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Ep. #105, Real-time Data with DeVaris Brown and Ali Hamidi of Meroxa

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In episode 105 of JAMstack Radio, Brian Douglas speaks with DeVaris Brown and Ali Hamidi of Meroxa. They discuss the future of real-time data, the pain points in the connector ecosystem, developing skills through open source projects, and their personal experiences growing their team during the COVID-19 pandemic.

DeVaris Brown is the CEO and co-founder of Meroxa, a VC backed company enabling teams of any size and level of expertise to build real time data pipelines in minutes not months. Prior to founding Meroxa, DeVaris was a product leader at Twitter, Heroku, VSCO, and Zendesk. When he’s not sitting in front of a computer, you can find DeVaris behind a camera capturing moments in time, at the stove whipping up the finest delicacies, or behind a set of turntables, moving a sea of people through music.

Ali Hamidi is the CTO and co-founder of Meroxa. Prior to starting Meroxa, Ali was the Lead Engineer on the Heroku Data Team at Salesforce where he worked on the core control plane that managed millions of databases for tens of thousands of customers globally. When he’s not hacking away at code or gaming with his sons, Ali is likely to be mountain biking on local trails or at the bike park, racing downhill.


Brian Douglas: Welcome to another installment of JAMstack Radio. On the line we've got DeVaris Brown and Ali Hamidi, both from Meroxa. So DeVaris, why don't you introduce yourself first and then we'll hear from Ali?

DeVaris Brown: Yeah. Hi, everybody. I'm DeVaris Brown, CEO and co-founder of Meroxa.

Ali Hamidi: Hi. Ali Hamidi, I'm the CTO and the other co-founder at Meroxa.

DeVaris: Thanks for having us, B.

Brian: Yeah, honestly I've been hearing about Meroxa so much. Y'all open sourced some stuff pretty recently as well so that's been in my feed. Hearing about Meroxa from VCs as well, which we don't need to get into how I'm talking to VCs right now. I'll guess we'll start with what is Meroxa? What are y'all working on?

DeVaris: Yeah, we are a real-time data platform that allows people to solve problems with real-time data very easily.

Our whole shtick is we believe that the world will be real-time by default in the future, and they should not care about the infrastructure, but yet they should care about bringing customer value in real-time. And so we are, yeah, just building a platform that allows them to build data products faster with real-time data.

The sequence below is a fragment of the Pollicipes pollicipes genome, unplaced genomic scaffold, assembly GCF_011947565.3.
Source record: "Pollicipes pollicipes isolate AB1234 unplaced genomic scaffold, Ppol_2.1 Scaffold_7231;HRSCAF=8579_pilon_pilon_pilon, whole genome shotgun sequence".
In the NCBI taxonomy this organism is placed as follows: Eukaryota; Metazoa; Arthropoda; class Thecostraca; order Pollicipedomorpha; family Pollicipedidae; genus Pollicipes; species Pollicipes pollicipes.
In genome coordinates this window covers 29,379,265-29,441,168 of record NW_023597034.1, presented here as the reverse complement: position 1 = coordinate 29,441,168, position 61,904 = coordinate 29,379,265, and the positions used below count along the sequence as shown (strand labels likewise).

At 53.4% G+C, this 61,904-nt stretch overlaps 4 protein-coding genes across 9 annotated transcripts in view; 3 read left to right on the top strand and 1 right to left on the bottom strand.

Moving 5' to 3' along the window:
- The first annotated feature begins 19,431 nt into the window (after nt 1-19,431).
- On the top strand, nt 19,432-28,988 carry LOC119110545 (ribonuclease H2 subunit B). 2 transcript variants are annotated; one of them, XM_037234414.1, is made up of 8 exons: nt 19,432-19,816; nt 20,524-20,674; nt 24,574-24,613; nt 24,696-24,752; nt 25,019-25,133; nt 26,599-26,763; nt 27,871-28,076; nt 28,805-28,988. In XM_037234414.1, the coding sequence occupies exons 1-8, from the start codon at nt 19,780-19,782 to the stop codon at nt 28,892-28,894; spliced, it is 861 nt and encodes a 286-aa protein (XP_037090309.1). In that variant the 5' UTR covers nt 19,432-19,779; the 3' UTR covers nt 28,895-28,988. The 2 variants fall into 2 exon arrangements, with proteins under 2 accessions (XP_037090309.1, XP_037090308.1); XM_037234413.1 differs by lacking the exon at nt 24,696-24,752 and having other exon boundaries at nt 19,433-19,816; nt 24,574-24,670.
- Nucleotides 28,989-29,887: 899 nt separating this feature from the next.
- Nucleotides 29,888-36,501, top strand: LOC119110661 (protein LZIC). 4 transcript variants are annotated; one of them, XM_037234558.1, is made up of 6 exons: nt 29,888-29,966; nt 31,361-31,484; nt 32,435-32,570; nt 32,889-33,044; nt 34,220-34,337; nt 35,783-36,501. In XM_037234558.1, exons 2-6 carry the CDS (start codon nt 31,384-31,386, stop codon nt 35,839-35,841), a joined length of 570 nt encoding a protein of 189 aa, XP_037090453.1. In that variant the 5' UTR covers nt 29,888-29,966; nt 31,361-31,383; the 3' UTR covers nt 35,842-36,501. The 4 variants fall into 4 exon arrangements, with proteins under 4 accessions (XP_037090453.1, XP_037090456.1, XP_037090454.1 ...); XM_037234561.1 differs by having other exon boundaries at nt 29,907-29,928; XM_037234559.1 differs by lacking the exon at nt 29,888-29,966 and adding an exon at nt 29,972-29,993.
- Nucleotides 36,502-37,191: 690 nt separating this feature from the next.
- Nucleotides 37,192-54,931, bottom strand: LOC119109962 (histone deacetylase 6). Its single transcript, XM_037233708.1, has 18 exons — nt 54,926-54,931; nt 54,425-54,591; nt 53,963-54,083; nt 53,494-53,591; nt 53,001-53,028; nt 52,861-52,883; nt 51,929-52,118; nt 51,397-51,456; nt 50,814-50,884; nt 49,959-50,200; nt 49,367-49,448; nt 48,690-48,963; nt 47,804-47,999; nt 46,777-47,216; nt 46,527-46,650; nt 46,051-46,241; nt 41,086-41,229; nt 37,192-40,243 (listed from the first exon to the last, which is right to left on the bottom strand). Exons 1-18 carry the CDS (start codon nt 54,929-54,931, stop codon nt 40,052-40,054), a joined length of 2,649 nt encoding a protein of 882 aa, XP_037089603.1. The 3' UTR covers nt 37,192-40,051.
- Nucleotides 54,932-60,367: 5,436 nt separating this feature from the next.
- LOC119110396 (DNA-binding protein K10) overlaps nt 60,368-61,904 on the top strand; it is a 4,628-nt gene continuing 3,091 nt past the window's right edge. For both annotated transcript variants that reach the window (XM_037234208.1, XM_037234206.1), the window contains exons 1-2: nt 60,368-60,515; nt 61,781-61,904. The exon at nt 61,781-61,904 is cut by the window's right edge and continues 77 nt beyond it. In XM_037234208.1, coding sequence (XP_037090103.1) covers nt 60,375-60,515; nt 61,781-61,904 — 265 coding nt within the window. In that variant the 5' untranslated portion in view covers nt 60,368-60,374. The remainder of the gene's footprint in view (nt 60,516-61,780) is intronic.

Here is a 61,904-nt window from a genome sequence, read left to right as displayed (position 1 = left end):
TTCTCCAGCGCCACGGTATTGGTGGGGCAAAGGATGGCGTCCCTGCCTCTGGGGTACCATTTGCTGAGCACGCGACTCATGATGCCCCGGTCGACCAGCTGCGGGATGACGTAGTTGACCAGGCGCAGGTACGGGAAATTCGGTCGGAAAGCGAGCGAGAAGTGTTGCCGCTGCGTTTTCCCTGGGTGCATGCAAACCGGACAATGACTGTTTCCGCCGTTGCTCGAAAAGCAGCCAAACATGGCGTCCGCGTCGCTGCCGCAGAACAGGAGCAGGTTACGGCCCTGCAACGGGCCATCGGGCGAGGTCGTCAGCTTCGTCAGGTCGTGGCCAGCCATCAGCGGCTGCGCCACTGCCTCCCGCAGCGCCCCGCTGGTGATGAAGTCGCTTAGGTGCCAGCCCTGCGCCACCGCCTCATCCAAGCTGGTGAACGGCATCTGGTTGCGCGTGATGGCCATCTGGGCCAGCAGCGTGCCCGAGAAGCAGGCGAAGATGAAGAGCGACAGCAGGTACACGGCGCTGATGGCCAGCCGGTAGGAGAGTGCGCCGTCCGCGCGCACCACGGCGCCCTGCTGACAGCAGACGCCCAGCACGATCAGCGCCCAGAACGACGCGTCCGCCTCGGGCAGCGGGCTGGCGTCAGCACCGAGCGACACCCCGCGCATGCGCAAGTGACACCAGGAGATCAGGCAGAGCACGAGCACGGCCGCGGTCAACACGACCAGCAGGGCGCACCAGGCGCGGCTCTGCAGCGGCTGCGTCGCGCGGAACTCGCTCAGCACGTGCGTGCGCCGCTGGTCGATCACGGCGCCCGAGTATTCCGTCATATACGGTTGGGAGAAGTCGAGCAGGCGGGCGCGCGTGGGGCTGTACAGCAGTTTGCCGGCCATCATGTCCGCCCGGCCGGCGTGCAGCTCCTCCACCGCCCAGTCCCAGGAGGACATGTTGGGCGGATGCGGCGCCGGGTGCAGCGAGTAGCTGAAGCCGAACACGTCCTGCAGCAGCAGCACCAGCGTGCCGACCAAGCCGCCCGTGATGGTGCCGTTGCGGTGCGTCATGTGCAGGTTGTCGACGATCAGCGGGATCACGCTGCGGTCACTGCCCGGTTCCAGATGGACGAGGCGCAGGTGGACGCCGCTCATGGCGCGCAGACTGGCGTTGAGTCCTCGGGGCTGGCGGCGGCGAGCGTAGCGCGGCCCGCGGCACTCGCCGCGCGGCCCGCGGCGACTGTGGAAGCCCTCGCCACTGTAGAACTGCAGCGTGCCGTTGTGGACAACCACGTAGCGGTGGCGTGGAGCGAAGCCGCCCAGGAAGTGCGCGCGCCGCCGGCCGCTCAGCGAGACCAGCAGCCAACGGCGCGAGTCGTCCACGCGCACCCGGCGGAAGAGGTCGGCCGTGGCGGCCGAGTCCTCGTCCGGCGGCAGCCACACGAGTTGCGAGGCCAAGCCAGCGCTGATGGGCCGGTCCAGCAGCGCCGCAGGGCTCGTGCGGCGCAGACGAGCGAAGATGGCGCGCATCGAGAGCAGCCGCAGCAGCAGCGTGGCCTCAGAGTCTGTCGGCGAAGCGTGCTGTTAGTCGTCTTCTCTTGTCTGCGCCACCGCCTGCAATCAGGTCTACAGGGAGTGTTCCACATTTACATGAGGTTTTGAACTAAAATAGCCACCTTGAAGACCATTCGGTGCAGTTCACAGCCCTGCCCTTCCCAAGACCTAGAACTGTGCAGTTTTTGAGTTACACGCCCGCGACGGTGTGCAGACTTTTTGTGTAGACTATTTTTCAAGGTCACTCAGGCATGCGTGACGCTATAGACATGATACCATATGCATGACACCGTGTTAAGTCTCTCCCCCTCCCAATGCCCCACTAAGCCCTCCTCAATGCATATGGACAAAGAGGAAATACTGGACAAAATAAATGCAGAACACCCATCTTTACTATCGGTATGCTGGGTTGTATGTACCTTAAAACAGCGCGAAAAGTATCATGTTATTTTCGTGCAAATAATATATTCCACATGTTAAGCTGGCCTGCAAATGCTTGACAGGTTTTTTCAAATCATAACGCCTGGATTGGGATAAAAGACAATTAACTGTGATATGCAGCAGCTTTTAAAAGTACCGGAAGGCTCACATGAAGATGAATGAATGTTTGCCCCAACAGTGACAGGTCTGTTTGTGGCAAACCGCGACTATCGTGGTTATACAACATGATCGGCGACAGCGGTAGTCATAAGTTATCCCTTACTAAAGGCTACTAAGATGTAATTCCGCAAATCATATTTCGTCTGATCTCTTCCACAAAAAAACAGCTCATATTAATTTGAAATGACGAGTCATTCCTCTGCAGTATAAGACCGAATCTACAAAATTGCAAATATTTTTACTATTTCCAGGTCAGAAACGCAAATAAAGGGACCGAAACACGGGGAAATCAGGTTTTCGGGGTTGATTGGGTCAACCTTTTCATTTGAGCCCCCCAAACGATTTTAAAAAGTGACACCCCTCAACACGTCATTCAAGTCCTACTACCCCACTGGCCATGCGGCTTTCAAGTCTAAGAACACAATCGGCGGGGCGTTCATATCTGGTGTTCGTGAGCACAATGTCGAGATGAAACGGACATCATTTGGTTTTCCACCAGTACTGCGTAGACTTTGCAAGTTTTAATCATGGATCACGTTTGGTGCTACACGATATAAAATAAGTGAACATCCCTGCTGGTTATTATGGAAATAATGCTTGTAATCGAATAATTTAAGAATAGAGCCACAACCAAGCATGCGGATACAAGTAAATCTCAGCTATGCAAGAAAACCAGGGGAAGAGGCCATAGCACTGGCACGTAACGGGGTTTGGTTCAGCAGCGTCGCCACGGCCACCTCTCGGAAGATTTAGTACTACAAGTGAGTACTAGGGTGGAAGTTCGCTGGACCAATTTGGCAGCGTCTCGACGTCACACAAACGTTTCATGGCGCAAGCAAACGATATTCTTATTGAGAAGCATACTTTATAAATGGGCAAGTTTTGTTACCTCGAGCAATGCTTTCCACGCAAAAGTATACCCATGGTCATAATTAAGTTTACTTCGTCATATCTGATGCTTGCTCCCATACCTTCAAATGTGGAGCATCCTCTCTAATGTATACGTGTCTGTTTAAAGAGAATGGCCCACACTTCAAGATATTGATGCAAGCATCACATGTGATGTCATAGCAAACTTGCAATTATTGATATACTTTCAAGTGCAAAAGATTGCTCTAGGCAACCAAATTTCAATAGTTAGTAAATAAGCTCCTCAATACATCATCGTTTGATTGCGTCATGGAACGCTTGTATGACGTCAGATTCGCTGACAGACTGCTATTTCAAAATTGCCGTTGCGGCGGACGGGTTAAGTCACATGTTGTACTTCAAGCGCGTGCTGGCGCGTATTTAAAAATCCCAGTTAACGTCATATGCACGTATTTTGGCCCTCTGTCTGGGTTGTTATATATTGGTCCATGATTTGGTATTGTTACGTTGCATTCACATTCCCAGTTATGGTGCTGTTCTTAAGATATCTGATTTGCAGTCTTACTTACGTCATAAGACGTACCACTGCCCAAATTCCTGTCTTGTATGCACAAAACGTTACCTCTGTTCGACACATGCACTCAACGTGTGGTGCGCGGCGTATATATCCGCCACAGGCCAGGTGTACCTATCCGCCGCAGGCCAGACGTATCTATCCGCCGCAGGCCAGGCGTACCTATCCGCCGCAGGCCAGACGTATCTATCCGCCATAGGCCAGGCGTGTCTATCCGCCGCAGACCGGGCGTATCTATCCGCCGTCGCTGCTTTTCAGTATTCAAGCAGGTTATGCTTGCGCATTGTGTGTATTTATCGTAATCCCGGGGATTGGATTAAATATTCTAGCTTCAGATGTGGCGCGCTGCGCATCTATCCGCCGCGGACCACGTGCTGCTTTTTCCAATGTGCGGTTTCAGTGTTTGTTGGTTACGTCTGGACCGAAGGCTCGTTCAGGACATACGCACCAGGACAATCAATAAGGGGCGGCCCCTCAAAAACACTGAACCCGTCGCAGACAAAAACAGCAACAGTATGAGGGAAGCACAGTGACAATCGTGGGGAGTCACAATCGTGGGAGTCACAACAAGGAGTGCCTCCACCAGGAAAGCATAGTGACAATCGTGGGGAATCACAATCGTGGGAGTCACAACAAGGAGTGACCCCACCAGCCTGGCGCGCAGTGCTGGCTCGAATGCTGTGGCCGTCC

Brian: Excellent. So Ali, I'm curious, is this something that y'all are working together on? How did you get involved?

Ali: Not necessarily this sort of space. But yeah, previously both DeVaris and I were working at Heroku. I was a lead engineer on the Heroku data team, mainly focused on the Kafka and the Cassandra offerings, and so really working around large scale streaming data. Yeah, DeVaris and I were partnered fairly frequently on these customer success summits or meetings where we'd get to talk to customers and learn about issues that they were facing and the problems that they wanted us to help them solve.

And so Heroku and many other companies provide really good managed data services, so it's trivial to get a database or a Kafka hosted and managed for you, and it's sort of hands free operations.

But we kept hearing about the similar, or a really common theme was running the infrastructure is handled but the data integration part is missing. What's the experience beyond that? How do we get data from PostgreSQL to Kafka or from Kafka to Snowflake, or any of these permutations? That tooling was really the missing piece.

So we dug into the problem space a bit more and really what you find is real-time specifically is really poorly served. The tooling sucks, the experience is pretty awful and no one really addressed it that well, and so that was the opportunity for us as... "If we were to build something that really solves this problem well, well, what would that look like?"